Teens on Screen, Take One…

New Image 8

My eldest  — more or less a teenager — is completely mad about film.  And television.  Not just watching it but making it, analysing it, quizzing his mother about her top 10 favourite directors of all time while she’s cooking dinner (even though she can’t actually name 10 directors, never mind rank them in order of merit).  So when I heard about the ‘Teens on Screen’ course, I signed him up straight away.  Like, even before he could snap his clapper board.

And, no surprise, he loved it.

New Image

Teens on Screen courses are run by Karen Witchalls-Plunkett and Alistair Divall — who between them have a whole heap of experience in the industry, which they’re now passing on to local teens.  My H did their one-day ‘TV Presenting Course’ in half term, and he’s still talking about it.  And I’ve booked him into their ‘Take 2’ follow-up for a day in the summer hols.  Rumour has it, too, that there’s a ‘Take 3’ course in the pipeline, so I imagine I’ll be signing him up for that as well.

New Image 5

Based at their home studio in St Albans, the ‘Teens on Screen’ day introduces 13-18 year olds to the basic of presenting — script writing, talking to camera, using a green screen, co-presenting, using an autocue, and even a bit of outside broadcasting.

They started the day talking about newsreading and performing, getting their head around what was to come.  They’d had to practise a piece about themselves, which they then recorded to camera.  After that, they worked on using a teleprompter (I’ve always wanted to have a go at that myself), and creating a chat show on a topic they enjoyed.  H chose, you’ve guessed it, movies.  The day finished up with them each presenting a pre-learned piece to camera outside — doing the whole walking-and-talking outside broadcast thing.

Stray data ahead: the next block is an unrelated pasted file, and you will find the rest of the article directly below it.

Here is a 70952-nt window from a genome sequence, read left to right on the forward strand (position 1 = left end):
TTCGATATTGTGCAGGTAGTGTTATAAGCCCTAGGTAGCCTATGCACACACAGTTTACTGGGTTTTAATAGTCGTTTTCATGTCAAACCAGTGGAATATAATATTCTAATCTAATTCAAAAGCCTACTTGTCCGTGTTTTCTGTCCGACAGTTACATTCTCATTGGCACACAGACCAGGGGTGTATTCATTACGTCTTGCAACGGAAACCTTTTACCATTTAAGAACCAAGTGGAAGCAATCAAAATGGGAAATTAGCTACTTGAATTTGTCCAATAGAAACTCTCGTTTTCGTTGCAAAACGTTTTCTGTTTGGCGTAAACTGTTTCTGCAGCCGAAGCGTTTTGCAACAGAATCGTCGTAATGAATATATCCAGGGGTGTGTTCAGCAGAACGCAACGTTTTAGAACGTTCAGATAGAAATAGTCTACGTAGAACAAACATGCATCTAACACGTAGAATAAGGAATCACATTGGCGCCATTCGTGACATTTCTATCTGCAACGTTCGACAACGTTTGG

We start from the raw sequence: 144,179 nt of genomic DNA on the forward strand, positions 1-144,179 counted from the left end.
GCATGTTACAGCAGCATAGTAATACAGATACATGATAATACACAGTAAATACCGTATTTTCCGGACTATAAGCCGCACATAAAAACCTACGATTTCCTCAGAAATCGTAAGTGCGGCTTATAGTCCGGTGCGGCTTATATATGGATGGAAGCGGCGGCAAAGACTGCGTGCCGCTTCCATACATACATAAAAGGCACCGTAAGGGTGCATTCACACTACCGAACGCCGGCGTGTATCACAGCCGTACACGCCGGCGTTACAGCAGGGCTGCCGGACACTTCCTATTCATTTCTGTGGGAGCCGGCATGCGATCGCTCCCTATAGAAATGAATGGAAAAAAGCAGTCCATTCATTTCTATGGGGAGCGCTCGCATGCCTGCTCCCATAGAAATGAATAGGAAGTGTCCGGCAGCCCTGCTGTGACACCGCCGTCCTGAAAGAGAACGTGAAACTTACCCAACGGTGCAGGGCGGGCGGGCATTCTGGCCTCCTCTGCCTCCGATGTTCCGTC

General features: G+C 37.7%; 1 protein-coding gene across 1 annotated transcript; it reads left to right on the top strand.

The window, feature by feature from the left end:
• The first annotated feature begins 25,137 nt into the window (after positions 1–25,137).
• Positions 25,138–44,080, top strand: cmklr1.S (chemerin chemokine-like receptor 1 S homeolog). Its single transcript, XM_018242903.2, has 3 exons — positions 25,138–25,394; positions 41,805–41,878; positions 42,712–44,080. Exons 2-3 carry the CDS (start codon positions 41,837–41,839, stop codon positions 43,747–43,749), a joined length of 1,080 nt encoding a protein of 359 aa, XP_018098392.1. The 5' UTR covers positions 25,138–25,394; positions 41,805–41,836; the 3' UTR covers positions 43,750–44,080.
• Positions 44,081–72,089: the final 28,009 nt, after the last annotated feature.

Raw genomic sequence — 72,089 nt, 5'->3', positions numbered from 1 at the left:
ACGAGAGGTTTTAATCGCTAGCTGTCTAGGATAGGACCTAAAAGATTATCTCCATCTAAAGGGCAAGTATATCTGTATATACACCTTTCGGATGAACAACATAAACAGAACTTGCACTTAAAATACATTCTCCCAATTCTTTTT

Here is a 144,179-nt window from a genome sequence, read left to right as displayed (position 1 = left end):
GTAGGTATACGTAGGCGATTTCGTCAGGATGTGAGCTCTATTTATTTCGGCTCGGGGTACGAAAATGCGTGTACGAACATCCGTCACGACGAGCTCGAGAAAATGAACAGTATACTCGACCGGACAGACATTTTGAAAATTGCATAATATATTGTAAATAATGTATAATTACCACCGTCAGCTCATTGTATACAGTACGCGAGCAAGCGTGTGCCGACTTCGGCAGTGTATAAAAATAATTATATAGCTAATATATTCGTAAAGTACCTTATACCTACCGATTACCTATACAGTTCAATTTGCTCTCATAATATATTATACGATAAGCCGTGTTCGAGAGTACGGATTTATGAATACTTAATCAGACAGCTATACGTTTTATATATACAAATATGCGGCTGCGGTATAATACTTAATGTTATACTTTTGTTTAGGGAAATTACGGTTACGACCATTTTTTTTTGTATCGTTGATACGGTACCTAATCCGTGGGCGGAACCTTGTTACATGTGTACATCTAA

New Image 4

And your screen-mad teen comes away with a You Tube link to all their best clips.  The best bit about that, for sure, was seeing how much H grew in confidence throughout the day.  He starts off all umm-ing and nervous, and then ends on an outside broadcast to be proud of.  Good to see.  Check it out right here.  I definitely think you can really see his confidence developing as the clips go on — but I might just be viewing it through my proud mother specs.

New Image 2

H went in a bit nervous, but came out using words like ‘awesome’ and ‘brilliant.’  And here, direct from our own correspondent, is what he had to say about it…

I really enjoyed the course.  It was very informative and I learned a lot about news reading  and the television industry.  By the end of the course, I was much more confident in front of a camera and much more confident in general.  The people in charge were friendly and supported you.  It was very clear what they were teaching us and it wasn’t over-complicated.  What they were saying made perfect sense.  They helped you and would answer any questions you had about the television industry and questions about news reading.

New Image 7

It was something a bit different — made a change from football or cricket or whatever — and  I know he really enjoyed meeting other kids who were into the same stuff he is.   He also loved having all the proper kit to play with…. er, I mean, learn how to use.  Seriously, it gave him a neat insight into the world he, right now, wants to work towards entering.  And that was great.

chiswellstudios.co.uk/teensonscreen

tagged in

FilmKids

Tell us what you think

Your email address will not be published.

* Required
* Required

Little Black Book

The Little Black Book

Our A-Z of the grooviest local businesses to help make your life easier

View the businesses
Home icon Back home

The Urban Guide to the Countryside - Hertfordshire